You could say “Suzie isn’t here“, but that doesn’t mean the same thing. “Suzie isn’t here just means that right now, Suzie isn’t in the same room as us. “Suzie doesn’t be here” has a more complex meaning than that.

“Suzie doesn’t be here” could more accurately be explained as: “My Aunt Susan may well have been here in the past, but she hasn’t been here recently. She does not spend time here right now.” Or you could say, “Suzie isn’t generally here” or “Suzie doesn’t tend to be here.” And all of those things would be correct, but they’re longer and a bit too formal for everyday usage. It’d be as easy to just suck it up and accept “Suzie doesn’t be here” as your final answer.

“Youse” is a word which I never really encountered until I moved to Northern Ireland, but it is one of which I have grown quite fond.

“Youse” is also another example of a term that isn’t there in “proper” English, but I wish it was. I wish our language had something like the French equivalent, vous. A word used to refer to you plural would be incredibly handy. As would a word for you that implies a certain amount of respect. I guess making these two words into one as the French have would be only economical – we only have so many letters.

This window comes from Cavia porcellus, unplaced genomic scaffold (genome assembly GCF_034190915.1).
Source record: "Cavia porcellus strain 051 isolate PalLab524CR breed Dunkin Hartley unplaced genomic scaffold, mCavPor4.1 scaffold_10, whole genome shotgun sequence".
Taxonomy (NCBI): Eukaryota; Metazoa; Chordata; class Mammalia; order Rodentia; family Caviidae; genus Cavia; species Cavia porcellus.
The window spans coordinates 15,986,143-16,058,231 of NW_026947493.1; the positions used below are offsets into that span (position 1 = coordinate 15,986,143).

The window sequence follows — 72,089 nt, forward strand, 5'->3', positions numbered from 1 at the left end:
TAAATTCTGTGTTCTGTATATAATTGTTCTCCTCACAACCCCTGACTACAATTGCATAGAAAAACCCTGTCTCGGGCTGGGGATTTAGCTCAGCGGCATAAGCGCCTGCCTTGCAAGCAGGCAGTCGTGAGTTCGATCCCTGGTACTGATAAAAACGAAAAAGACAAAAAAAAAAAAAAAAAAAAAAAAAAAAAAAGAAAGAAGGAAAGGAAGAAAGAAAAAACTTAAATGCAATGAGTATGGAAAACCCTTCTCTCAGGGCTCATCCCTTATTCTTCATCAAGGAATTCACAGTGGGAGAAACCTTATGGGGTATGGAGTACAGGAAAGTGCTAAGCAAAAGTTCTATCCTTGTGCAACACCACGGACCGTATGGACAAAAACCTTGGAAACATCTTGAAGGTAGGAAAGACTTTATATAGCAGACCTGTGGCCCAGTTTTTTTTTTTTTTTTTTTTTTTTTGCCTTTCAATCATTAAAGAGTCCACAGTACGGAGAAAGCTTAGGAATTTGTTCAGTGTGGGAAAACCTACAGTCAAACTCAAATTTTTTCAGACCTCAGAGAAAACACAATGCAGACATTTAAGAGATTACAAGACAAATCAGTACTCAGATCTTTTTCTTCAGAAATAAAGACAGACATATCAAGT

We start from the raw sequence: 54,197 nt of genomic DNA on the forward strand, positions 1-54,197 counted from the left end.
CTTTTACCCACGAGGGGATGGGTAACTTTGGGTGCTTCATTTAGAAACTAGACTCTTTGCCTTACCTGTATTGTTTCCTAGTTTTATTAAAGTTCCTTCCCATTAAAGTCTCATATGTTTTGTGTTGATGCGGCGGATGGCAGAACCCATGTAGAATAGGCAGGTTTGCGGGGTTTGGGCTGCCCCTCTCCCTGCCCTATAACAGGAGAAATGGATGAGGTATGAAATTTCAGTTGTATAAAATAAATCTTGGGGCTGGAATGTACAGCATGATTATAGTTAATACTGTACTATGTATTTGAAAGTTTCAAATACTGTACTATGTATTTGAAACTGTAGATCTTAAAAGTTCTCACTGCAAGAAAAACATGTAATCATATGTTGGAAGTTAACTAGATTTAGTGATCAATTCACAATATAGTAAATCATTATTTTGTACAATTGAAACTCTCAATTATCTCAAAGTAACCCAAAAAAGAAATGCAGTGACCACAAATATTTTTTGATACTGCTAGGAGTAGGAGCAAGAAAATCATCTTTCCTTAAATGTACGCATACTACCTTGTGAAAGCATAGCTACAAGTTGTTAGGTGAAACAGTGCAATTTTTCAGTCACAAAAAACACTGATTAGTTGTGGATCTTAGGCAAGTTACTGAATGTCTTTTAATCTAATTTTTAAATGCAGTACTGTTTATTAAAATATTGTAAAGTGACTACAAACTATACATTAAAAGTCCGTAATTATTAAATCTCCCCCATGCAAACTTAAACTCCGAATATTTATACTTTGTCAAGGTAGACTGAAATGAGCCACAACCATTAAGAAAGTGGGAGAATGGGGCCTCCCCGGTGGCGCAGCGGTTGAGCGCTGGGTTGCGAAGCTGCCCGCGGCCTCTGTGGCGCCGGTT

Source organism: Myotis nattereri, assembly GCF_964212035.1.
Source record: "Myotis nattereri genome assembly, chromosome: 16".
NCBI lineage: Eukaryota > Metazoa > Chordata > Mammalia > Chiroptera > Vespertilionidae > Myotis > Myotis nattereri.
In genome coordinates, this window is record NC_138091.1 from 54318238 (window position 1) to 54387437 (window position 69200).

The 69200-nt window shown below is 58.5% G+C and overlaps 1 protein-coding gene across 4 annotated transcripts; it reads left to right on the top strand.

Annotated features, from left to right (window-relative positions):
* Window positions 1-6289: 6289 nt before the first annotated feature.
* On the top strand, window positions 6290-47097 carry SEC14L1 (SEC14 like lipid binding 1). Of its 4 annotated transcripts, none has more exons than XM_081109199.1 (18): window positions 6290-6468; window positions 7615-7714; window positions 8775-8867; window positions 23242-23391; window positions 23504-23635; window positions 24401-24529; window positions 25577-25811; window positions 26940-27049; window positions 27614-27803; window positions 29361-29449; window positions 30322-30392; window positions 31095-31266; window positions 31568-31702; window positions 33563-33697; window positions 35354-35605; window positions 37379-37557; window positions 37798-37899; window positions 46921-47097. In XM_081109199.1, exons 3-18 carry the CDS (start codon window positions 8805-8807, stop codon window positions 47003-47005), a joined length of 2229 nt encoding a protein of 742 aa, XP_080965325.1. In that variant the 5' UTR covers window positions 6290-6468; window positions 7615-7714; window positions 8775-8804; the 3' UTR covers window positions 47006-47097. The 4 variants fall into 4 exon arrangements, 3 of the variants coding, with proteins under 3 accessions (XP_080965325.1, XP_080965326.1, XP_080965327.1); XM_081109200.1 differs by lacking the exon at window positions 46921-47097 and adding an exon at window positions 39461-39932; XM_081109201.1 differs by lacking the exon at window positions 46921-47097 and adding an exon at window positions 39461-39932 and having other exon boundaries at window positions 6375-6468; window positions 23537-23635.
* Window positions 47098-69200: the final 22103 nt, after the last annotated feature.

I think that it is important for us to see little bits of language like this not as disgusting abominations, but as interesting and rather useful ways of playing with the language.

My only fear here is that my attraction to these little colloquialisms can never be objective. I grew up spending more time reading than talking to actual human beings, and as a result I talk like a book. I don’t really have any little words and phrases that aren’t used in standard English, and if I do I’ve only picked them up recently.